The spiritual father’s character development fell a bit flat. At this point, I was expecting a subtle and nuanced reveal of his motives for starting the cult, but nothing is revealed. We see him lose his cool and break items in his office when Sang-mi runs away successfully. We also see him accepting money from the man with stomach cancer and briefly losing his temper when Sang-mi gives a lecture during his sermon to the crowd of rowdy believers. The fact that he accepted money from the man with stomach cancer is contradictory to what he does in the beginning of the series when he denies money from a donor.
This, coupled with the fact that his motives are still a big question mark, outlines the brief scenes where he loses his calm as out of character moments rather than actual development. Perhaps the brunt of my disappointment with him lies in the type of character I was expecting out of him. I eagerly anticipated a morally gray anti-villain, one that could dish out compelling fragments of his own personal philosophy comprising of the power to make the audience question their stance on his cult. To no avail, I waited for him to combat Sang-mi’s constant declarations of the cult’s vileness with his own intelligent arguments.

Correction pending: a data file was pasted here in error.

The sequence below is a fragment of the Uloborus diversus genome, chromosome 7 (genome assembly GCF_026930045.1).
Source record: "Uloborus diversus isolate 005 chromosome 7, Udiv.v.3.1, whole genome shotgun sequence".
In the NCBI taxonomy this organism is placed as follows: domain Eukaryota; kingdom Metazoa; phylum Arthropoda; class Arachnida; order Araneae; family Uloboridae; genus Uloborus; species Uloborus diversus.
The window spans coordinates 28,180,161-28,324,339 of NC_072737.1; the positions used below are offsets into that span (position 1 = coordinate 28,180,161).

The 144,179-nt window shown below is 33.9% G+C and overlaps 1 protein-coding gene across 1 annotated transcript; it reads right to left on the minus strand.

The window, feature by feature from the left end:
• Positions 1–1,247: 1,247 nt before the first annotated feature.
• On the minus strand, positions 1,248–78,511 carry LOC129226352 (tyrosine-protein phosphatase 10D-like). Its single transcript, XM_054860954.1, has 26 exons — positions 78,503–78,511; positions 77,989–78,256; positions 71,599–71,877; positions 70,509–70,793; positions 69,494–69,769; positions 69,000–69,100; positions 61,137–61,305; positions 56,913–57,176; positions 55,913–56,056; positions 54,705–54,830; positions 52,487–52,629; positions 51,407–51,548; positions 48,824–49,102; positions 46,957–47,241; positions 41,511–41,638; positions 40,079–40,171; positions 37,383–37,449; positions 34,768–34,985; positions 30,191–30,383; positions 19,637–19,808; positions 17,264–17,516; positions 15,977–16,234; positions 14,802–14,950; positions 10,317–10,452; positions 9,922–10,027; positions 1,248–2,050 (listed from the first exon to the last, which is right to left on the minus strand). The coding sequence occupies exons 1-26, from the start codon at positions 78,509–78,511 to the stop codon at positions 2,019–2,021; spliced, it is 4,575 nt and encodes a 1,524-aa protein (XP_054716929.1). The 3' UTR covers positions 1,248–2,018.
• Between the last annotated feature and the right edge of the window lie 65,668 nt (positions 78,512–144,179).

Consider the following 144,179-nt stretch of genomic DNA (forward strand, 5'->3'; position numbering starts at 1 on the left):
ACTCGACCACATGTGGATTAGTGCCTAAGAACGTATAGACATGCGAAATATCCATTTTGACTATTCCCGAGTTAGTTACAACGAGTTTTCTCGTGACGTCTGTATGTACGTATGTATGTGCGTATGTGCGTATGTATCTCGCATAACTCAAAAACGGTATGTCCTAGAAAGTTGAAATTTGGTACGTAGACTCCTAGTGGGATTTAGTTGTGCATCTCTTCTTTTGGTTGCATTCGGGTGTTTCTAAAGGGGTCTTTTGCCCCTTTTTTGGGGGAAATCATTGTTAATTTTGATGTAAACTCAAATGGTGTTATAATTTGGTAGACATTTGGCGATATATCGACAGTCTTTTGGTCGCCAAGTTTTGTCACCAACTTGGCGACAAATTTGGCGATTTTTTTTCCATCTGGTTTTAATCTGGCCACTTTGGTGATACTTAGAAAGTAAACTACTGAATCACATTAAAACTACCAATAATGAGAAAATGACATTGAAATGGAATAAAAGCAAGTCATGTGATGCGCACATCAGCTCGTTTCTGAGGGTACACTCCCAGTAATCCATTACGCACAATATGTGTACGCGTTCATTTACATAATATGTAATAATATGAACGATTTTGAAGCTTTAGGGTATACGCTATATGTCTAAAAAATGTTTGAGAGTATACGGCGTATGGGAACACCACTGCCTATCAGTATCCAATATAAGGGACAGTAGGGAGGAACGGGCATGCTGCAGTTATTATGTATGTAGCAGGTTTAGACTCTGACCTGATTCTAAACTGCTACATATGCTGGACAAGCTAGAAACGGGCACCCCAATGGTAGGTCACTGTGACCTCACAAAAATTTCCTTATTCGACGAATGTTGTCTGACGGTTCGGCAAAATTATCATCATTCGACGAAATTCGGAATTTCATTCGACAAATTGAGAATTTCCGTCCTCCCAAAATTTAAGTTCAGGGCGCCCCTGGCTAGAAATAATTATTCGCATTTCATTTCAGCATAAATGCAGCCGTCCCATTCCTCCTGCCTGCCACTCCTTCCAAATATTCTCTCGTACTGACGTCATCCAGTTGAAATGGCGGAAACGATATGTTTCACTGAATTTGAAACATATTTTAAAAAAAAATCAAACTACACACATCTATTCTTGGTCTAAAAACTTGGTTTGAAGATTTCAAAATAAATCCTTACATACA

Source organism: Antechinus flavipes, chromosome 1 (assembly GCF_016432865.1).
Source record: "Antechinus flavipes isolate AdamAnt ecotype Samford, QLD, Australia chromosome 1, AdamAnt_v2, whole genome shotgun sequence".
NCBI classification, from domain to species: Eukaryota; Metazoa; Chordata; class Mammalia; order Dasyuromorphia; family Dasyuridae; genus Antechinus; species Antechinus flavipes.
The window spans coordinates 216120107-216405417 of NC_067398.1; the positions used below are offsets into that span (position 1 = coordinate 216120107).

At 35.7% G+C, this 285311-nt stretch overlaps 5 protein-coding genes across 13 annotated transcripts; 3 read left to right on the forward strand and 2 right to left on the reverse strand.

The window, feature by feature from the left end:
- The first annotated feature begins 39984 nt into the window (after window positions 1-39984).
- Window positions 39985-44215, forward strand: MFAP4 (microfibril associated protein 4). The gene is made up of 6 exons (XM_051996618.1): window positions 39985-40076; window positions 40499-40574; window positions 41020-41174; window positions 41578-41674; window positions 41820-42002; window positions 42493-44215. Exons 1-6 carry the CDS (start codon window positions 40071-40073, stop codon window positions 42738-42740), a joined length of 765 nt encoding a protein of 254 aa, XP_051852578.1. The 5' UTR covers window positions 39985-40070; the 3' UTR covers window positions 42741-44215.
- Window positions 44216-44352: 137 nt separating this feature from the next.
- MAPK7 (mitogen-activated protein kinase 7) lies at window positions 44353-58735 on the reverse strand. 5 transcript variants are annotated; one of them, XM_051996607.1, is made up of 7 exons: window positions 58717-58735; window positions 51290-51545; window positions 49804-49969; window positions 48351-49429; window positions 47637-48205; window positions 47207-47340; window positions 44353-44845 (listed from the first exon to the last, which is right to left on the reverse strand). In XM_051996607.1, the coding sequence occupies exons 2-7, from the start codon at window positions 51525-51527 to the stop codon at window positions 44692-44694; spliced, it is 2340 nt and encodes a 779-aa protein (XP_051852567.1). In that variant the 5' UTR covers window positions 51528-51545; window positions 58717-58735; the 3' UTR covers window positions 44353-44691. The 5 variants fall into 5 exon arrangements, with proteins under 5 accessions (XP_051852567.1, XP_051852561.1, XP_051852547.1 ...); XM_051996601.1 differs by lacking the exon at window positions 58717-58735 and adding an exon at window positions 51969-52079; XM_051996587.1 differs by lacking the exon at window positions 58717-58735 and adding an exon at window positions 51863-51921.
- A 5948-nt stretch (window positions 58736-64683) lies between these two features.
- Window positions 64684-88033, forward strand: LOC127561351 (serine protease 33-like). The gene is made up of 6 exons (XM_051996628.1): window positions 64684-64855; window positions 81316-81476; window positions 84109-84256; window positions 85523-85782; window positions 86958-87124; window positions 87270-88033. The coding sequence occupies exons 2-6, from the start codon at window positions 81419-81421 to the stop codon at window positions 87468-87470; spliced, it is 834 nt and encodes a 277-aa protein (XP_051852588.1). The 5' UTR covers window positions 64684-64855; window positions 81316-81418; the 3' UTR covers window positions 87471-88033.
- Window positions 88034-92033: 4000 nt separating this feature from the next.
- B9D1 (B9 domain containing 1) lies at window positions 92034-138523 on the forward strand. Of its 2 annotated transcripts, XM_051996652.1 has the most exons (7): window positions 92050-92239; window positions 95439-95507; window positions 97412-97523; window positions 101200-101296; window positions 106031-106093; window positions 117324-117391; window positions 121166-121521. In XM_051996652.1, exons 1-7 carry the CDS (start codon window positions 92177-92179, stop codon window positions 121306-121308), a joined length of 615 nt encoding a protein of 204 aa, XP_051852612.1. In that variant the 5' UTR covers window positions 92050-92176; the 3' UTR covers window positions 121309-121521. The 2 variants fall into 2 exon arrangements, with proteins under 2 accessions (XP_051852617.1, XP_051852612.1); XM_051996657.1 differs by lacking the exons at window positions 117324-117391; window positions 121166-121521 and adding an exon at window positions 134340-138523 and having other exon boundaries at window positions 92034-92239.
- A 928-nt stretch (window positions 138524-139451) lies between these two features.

Apostle Kang is probably the character we find out the most about. When her past is shown, it becomes clear that she genuinely lives and dies by the cult’s teachings. A desire to find sanctuary from an abusive husband seems to drive her and her daughter Yu-ra to join the cult. Apostle Kang has a constant reminder of him on her body in the form of a scar from a pot of boiling water he threw on her. Not wanting Sang-mi to suffer the same (presently unclear but seemingly precarious) fate as Yu-ra — who also constantly denounced the cult’s teachings — she wants to make sure that Sang-mi becomes spiritual mother.
Thematically, Save Me continues to deliver insightful and biting commentary on society at large. Plot-wise, it continues to deliver absorbing schemes and narratives. Although there is a crinkle in the fabric of its character development, the drama can hopefully smoothen it out in the later episodes.
(Images via OCN)